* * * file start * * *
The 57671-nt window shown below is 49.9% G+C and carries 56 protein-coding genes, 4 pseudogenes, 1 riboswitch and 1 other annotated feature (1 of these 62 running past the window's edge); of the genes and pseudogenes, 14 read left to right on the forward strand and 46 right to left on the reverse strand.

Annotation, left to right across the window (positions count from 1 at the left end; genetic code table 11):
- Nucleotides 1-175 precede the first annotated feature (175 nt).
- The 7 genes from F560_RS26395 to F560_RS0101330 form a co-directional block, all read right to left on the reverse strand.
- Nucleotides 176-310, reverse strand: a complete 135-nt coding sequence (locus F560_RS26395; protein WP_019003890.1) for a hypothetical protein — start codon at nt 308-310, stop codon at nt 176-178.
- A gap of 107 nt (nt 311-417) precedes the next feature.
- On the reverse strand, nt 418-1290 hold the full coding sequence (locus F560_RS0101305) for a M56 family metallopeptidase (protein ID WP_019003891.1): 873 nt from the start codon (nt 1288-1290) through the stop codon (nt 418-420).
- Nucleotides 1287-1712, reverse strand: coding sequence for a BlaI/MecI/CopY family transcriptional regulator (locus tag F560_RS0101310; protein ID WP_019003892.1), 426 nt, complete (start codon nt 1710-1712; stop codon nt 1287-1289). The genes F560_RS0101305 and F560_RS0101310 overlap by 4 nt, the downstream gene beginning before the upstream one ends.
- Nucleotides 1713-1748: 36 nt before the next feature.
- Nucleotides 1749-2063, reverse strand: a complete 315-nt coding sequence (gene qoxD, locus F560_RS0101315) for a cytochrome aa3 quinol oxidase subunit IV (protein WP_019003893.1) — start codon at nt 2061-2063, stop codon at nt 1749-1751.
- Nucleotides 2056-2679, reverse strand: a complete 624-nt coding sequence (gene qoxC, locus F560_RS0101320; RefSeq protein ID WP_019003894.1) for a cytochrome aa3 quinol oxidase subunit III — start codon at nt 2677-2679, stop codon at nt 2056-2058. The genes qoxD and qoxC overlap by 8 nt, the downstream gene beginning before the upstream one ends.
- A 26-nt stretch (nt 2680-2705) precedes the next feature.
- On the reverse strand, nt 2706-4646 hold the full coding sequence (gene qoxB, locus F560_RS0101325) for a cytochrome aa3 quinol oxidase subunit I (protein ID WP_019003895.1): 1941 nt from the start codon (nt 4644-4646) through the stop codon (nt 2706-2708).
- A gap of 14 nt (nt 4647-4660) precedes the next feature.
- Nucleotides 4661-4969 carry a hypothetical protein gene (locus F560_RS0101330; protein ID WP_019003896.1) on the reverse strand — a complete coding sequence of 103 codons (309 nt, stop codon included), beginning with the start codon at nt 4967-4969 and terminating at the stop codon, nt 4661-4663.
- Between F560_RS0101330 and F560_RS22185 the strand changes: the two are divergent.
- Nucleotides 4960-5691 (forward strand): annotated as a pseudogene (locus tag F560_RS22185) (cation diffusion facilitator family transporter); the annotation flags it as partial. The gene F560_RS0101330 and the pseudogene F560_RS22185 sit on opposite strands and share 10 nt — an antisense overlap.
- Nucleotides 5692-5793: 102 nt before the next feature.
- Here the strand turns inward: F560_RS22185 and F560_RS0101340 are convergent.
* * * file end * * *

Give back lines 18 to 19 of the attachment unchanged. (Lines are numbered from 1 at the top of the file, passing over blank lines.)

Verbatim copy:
- Nucleotides 5692-5793: 102 nt before the next feature.
- Here the strand turns inward: F560_RS22185 and F560_RS0101340 are convergent.